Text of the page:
South Asia Partnership

Sri Lanka

Resilient Communities for Sustainable Development

About Us

South Asia Partnership – Sri Lanka (SAPSRI) is a non-profit development-oriented organisation which focuses on uplifting the lives of vulnerable communities in Sri Lanka. SAPSRI is committed to promoting a holistic approach to development through the creation of a just and equitable society by building the capacities of citizens and civil society organisations to be self-reliant and active partners in development.

SAPSRI commenced its operations as a project under the MARGA Institute in 1981, with the support of the Canadian International Development Agency (CIDA). In 1985, SAPSRI became a separate entity and subsequently a partner of the South Asia Partnership. Thus, SAPSRI is a part of an international chain of development organisations which includes partners in Bangladesh, India, Nepal, Pakistan, and Canada.

With a history of nearly 38 years in building the development capacities of networks of hundreds of community based organisations (CBOs), SAPSRI has worked in 18 districts of Sri Lanka. SAPSRI’s key strengths include the ability to provide economic, social, and political tools to the needy people irrespective of caste, creed, or status. Past projects have included community empowerment, participation of women in governance and strengthening the capacity of local government institutions. In addition, initiatives on economic empowerment and infrastructure development have also been launched.

In the field of community development, SAPSRI has made concerted efforts to empower the marginalised and disadvantaged, rural poor women and youth in particular, by way of identifying their hidden talents, and sharpening their skills in capacity building with the provision of requisite training and guidance. SAPSRI also extended its support to improve community needs, such as, safe drinking water, health and sanitation of the disadvantaged groups. It also supported the resettlement of the families displaced by the devastating tsunami in 2004.

In the field of economic upliftment, SAPSRI has made relentless efforts to support income generating activities (IGAs) in areas of agriculture, animal husbandry, small scale business activities and revival of traditional crafts, such as lace (Beeralu) making, pottery etc. This is often done with financial support extended under SAPSRI Small and Medium Enterprise Development (SMED) credit line supported by concessional rates of interest. As a result of the successful operation of the SMED Credit Programme over the past several years, SAPSRI has been able to expand its credit horizon into new areas for financing such as organic vegetable/fruit cultivation and dairy farming development.

The Organisation has laid a heavy emphasis on people’s participation and volunteerism and therefore SAPSRI has been funded by many foreign donors.

Key milestones

  • January 1981 : SAPSRI established with support from the Canadian International Development Agency.
  • 1992: Cluster Development Programme introduced, which forms the core of SAPSRI current programmes.
  • 1996: Small and Medium Enterprise Development programme developed and implemented to economically empower villagers.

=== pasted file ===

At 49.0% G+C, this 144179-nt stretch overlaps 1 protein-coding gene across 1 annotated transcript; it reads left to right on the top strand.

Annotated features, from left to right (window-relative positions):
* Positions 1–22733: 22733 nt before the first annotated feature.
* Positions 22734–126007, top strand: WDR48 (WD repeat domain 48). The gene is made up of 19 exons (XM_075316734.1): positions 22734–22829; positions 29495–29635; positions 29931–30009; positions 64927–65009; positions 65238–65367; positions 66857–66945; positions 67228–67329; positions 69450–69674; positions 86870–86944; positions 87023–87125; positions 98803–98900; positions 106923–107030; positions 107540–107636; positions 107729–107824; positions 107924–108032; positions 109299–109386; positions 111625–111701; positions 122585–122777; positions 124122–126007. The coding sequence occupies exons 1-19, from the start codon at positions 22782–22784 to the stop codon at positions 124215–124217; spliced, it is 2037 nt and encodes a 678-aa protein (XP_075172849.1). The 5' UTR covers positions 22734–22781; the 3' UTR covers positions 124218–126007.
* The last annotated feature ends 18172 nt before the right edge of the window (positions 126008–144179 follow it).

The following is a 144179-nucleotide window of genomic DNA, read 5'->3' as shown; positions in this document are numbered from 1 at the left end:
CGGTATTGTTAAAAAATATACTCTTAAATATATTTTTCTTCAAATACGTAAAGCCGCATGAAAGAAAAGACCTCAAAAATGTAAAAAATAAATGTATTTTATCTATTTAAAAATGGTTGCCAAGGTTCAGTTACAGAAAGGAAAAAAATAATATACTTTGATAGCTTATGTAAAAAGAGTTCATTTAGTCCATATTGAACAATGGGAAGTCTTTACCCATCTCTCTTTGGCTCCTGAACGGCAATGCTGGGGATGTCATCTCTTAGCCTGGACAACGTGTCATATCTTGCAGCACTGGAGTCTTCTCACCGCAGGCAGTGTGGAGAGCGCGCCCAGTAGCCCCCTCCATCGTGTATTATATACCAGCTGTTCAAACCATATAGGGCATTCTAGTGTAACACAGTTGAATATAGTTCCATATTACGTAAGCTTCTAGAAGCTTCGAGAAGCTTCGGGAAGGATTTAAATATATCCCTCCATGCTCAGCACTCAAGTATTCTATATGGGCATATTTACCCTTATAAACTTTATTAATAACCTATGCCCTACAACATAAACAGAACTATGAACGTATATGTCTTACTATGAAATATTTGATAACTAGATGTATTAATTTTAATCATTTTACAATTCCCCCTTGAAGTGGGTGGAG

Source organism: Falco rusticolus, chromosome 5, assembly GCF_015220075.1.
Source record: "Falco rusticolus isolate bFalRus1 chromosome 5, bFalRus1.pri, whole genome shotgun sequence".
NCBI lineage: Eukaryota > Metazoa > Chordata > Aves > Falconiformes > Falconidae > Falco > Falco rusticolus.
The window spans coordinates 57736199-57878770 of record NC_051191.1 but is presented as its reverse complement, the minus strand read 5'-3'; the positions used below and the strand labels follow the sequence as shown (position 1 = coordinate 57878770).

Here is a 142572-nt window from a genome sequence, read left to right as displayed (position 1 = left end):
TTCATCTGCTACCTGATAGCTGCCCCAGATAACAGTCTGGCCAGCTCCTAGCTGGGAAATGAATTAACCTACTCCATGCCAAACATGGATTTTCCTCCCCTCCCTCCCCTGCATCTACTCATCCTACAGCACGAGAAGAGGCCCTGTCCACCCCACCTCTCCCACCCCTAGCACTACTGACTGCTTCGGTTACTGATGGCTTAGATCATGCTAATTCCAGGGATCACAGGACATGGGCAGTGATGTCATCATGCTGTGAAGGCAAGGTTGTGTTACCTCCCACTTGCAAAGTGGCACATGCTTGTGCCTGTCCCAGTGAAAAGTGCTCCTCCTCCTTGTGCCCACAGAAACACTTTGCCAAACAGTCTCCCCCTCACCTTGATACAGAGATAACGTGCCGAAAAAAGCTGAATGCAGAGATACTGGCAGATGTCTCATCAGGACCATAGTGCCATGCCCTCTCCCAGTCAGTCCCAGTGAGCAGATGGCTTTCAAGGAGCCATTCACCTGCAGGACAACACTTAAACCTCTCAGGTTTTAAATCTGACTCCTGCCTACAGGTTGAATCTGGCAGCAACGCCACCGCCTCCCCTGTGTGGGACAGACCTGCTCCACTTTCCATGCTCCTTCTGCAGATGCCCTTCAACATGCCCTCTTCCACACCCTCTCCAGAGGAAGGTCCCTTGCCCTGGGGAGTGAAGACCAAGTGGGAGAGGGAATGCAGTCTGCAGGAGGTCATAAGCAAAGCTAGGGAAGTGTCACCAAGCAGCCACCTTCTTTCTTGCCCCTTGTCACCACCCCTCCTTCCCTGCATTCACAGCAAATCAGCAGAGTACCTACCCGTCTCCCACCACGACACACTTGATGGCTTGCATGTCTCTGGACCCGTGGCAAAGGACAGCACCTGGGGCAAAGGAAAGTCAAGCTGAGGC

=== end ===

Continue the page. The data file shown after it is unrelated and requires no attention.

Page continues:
• 1996: Corporate sector mobilized to secure effective corporate participation in rural development projects.
  • 1999: Multi-stakeholders group approach initiated, which is based on the involvement of government and the corporate sector community development.
  • 2000: SAPSRI expanded to include advocacy, with a particular focus on democratic governance, to our realm
  • 2004: Media personnel added to SAPSRI’s multi-stakeholders group, increasing media coverage and raising the profile of SAPSRI.
  • 2004: Change Agent Programme was adapted. This helped to build a strong women’s movement by identifying and training female catalysts.
  • December 2004: SAPSRI’s programmes extended to tsunami-affected areas.
  • August 2005: Beeralu lace project launched – the first in a number of projects that revived traditional crafts to help build secure livelihoods.
  • 2006: Micro-credit program extended to the urban low-income population in the slum areas of Colombo.
  • 2008: Focus shifts to the young people of Sri Lanka with the implementation of the ‘youth as agents of change’ programme.
  • 2010 : A Beeralu sales point was established in Colombo for the high-end buyers.
  • 2011 : SAPSRI adapted a new approach, CRES – Consolidation, Resucitation, Expansion of periphery, Sustainability enhancement
  • 2012 : A Branch Office of SAPSRI was opened in Galle.
  • 2012 : Monitoring and supervising of SAPSRI projects were reorganized and intensified.

In response to the world crisis of climatic change, biodiversity enhancement and protection has been taken up by SAPSRI as a main area. In early 2014, SAPSRI was awarded a two year project under the Small Grant Programme of Global Environment Facility (SGP/GEF) under the aegis of UNDP, Sri Lanka, to implement a tank-based biodiversity enrichment and protection project.

 The project is progressing steadily in the Anuradhapura District. In 2017, SAPSRI became an implementing partner of the Climate Resilient Integrated Water Management Project, which is being implemented in the Puttalam District. With the emergence of the 2030 global agenda, SAPSRI’s focus is to work with rural communities, partner organisations, INGO’s, NGO’s and government organisations to achieve sustainable development, particularly focusing on climate change adaptation and mitigation, disaster risk reduction, biodiversity and environment conservation.